“Exact change only,” the man says, gesturing at the cash register, though surely it is not empty.
Kevin’s father stares at the man. “Why?” he says, softly and hurt, and Kevin feels how large the question becomes in the dark store.
The store owner shrugs. With the flat of his arm he sweeps the macaroni and milk to the side of the counter. “You come back, eh? After the storm.”
Sylvie pulls on their father’s parka. “Toys,” she says.
The toy shelf is full: dolls and trucks, hockey sticks and footballs, puzzles and games. The sudden richness of goods makes Kevin dizzy, and he closes his hands tight, afraid that if he reaches to touch there will be nothing there but the bag of frightful potatoes. The store owner flicks the flashlight’s beam past Barbies and checkerboards, Monopoly, Scrabble, then stuffed animals — a puppy, a hippo, two small velvet clowns with painted wooden heads and matchstick hands.
“That’s what I want,” Sylvie says, taking one of the clowns, its body halved in orange and red velvet.
The man draws the light across the dark shelves of trucks and skates. “How about a ball for the boy, eh?” he says, spotlighting a yellow rubber ball.
Their father turns their mother’s Irish lilt on the store owner and says, “And what would he do with a ball in this kind of weather?”
“Pick something,” Sylvie says to Kevin between her teeth.
Kevin passes an air rifle, a dartboard, then comes back and takes the other clown off the shelf, this one black and red. The clown’s body isn’t stuffed; the velvet is loose with a wire skeleton inside, and Kevin is confused — toys aren’t supposed to be hollow.
“You want one like your sister’s?” his father asks.
The store owner gives off a short rude laugh. “Son of a tapette,” he says.
Their father tenses, almost speaks, doesn’t.
The man leads them back to the counter, sets the flashlight next to the cash register, then loads their groceries and the two clowns into a paper bag. “That’ll be twenty dollars even, eh?”
Their father slaps the money down, and the bill slips off the counter. The store owner crouches after it, and Kevin sees his father steal the flashlight, stuff it clumsily into the zippered front pouch of his parka, then pick up the grocery bag and hold it to his chest.
“Cochon,” he says under his breath, calling the man a pig, and then he leads his children out the door.
The blizzard is building again, erasing any notion of a horizon. The world has gone gray, a permanent dusk. They walk, and a hundred yards down the road Sylvie stops to put her mittens back on.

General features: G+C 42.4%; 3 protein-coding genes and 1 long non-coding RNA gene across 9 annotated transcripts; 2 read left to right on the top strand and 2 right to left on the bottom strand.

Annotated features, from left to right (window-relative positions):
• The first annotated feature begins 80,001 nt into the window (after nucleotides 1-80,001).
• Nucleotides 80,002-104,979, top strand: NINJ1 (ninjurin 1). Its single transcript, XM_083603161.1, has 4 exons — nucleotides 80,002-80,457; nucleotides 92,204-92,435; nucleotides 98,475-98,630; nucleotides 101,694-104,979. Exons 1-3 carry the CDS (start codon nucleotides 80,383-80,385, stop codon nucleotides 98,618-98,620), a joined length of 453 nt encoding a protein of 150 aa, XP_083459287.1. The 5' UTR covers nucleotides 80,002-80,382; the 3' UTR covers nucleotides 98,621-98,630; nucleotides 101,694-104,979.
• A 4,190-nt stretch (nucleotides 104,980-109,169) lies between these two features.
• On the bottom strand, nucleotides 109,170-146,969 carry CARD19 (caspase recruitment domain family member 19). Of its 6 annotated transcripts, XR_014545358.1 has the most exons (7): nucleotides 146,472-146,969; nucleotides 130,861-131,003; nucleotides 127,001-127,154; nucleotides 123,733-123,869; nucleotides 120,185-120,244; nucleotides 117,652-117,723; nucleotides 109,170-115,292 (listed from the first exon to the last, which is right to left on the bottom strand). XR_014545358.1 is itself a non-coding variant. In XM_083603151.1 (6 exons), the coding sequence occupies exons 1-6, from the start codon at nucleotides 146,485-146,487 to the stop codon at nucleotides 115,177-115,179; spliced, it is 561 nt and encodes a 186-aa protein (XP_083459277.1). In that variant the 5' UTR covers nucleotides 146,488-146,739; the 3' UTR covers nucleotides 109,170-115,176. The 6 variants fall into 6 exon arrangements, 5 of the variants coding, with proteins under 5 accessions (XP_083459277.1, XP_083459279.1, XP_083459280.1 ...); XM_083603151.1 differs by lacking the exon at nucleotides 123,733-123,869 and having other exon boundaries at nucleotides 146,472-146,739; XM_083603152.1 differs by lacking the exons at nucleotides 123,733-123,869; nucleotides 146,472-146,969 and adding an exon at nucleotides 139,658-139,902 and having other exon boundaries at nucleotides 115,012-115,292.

“I know what it means,” she says, miserable with embarrassment and anger. Cold and clumsy, she gives up on her second mitten, leaves it hanging from her sleeve, stares bitterly at their father.
“What is it you know?” he says.
They look at each other, and Kevin feels that foreign loneliness again, somewhere close on the icy street. He forces himself to cough; when his father doesn’t notice, he coughs again, pulling with his tongue at the thickness of snot on the roof of his mouth. His father sets the bag on the frozen street, then kneels to adjust Kevin’s ski mask, straighten the holes so he can breathe.
Sylvie waits until their father turns back to her. “I know what tapette means.” She comes quickly to the bag, grabs her clown, then heads off without speaking.
Their father picks up the brown bag with the food and the remaining clown in it. “Est-ce que tu veux tenir ma main?” he says, and Kevin nods his head yes and does take his father’s hand. (He reaches not because he understands forgiveness and comfort — his father’s real, unspoken question — but because he’s four years old and holding hands is how you walk home.)
The fever, fed by the walk in the storm, becomes an ache in Kevin’s ear, burning and heavy as hot lead. Unable to sleep or stay awake, he’s on the sofa again, restless under the afghan with his new toy. The velvet of the clown is soft when rubbed in one direction but stands up like the hair on a cat in the other direction, an irritating touch on Kevin’s fingers, and when he pulls the clown close there’s no stuffing, nothing comforting, just that wooden head and that painted mouth, an absurd crescent of white fencelike teeth and exaggerated red lips that can do nothing but smile. Kevin tries to mimic the clown’s smile, but his face muscles ache. When he succumbs to sleep, the dream boils him into a purgatory of gray pain, and if he could only reach those pulsing shapes through this liquid haze, stop them from throbbing so slowly, from rising like bubbles in syrup, sinking like dough in oil, how much better he would feel.
When he wakes it’s the middle of the night and his father is there, sitting on the edge of the coffee table, putting a hand to his small forehead, smiling sadly. Kevin sees so much sorrow on his face that he’s sure his father is easing the fever away with his touch. And he’s been out; he has on his ski parka, and he radiates cold and the smell of snow as it begins to melt — there, in his hair, snowflakes.
“Ces médicaments,” he tells Kevin, holding out a spoonful of white powder, “viennent de Lena.” From Lena next door, Uncle Freddy’s wife.
The powder doesn’t look like medicine, and the spoon looms large as a shovel, hovering in the air before Kevin. He hesitates, a child’s fear of cures. (Lena, like her husband, is a mean-spirited Catholic and has sent over a spoonful of penance, not so much for the boy but for the larger sickness of the father.)
When his father frowns, feigns impatience, Kevin takes the spoon of salt and baking soda — an old farmer’s remedy — into his mouth and somehow swallows. The sharpness stings and makes him gag, convulsions that crawl slowly down his throat, and his jaw locks so tight he can feel his teeth move. Clutching one of his clown’s insubstantial legs, he wails. His terrified father holds him on the couch, cooing false comforts to him, then gets a glass of water. Kevin takes the glass, drinks in gulps.
“Tu vois comme c’est mieux?” his father says.